Pranamaya Kosha exists in the physical body, interactive and dependant. It is the vital shell that is full of life. The pranic flows are in the blood, lymphatic and nervous circulation Meaning ‘Life Air Sheath’, contains the word Prana, which holds together the mind and body, its one physical manifestation is the breath . Breath is a life-principle and is a controllable expression. Through the regulation of the breath (Pranayama) other bodies can be positively influenced. This body can be made visible in high frequency photography (method by Kirlian). People with a special ability in seeing another persons aura can perceive this body with their naked eye. Basically it is the principle of life that distinguishes between living and dead matter. Maha Prana, the grand vital force is present in all aspects of the universe and pulses with its smallest elements. This shell survives the physical body only momentarily, for it is also transitory.
3. Manomaya Kosha
The mind and thoughts can reach anywhere without any loss of time. Therefore, it is very difficult to control the thoughts.
Vedanta philosophy coined the saying:
MANO MĀTRA JAGAT – “The whole world exists in your mind.”
Innumerable levels and worlds exist in the mind of each individual. Every thought, every idea and every feeling forms a separate world for itself.
Only through controlling the mind can we gain control over our destiny! The best method of mastering the mind is to foster good thoughts and qualities. Following the rules of YAMA and NIYAMA , understanding, giving, praying and practising Mantra purify our karmic phänomen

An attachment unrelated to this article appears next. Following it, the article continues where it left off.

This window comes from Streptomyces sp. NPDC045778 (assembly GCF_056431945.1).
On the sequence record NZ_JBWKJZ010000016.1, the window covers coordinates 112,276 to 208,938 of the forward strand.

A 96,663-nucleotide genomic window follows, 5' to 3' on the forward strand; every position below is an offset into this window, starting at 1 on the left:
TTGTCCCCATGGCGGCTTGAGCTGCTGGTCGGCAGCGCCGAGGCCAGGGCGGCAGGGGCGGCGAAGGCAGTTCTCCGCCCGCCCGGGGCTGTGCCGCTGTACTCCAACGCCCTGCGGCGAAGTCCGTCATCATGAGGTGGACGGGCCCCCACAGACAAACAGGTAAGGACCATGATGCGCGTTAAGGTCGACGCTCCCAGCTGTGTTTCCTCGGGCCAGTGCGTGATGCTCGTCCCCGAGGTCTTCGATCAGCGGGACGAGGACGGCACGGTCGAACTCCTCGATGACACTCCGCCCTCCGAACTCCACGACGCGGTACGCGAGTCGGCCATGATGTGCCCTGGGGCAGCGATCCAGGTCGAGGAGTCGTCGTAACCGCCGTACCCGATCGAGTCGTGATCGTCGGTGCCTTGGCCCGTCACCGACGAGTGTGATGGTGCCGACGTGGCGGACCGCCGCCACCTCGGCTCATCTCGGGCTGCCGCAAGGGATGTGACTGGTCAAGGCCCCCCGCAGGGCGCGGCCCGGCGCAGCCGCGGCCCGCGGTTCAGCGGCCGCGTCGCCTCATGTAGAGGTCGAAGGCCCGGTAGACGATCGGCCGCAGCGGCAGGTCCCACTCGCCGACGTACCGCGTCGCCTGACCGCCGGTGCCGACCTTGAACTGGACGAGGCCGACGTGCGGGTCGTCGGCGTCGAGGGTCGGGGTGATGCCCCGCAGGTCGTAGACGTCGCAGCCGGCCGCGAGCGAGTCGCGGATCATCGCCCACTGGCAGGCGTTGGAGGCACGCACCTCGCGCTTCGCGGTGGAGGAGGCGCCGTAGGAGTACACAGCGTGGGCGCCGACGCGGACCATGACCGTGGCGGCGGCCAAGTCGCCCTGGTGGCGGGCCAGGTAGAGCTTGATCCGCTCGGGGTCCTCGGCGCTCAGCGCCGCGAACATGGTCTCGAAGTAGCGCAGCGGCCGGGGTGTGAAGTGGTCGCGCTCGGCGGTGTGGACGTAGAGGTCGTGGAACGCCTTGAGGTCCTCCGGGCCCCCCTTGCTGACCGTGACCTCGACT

It is the mind which can construct and destroy. It is our subconciousness that is formed by negative and positive experiences and where our Self has developed with its behaviour. Within this shell actions happen automatically and it dominates the outer shells. “Actions are mighty, thoughts are almighty” (Vivekananda). To activate this body the former two bodies should “freeze” through a deep relaxation (i.e. Yoga Nidra). With this technique deep sheath of our mind can be penetrated and negative programmings can be changed into positive and constructive ones. This process needs perseverance and constancy. This body is also transitory.
4. Vijnanamaya Kosha
Vijnanamaya Kosha, the concious body lies deeper than the previously described ones and is also interactive and dependant. This body is responsible for inner growth, for ethics and for moral. It seeks to reach beyond mundane existence into wisdom and subtle knowledge. It actively seeks to move from the exoteric to the esoteric -from the world in front of the eyes to the mental space behind the eyes. Independent of a specific religion, the studies of holy texts like the Bible, the Tora, the Bagavad Gita and texts of other great teachers, will lead us to the same truth because all religions are based on the same truth and there is only one principle. In this shell we return to life, the knowledge experienced in life is preserved in this body and outlasts.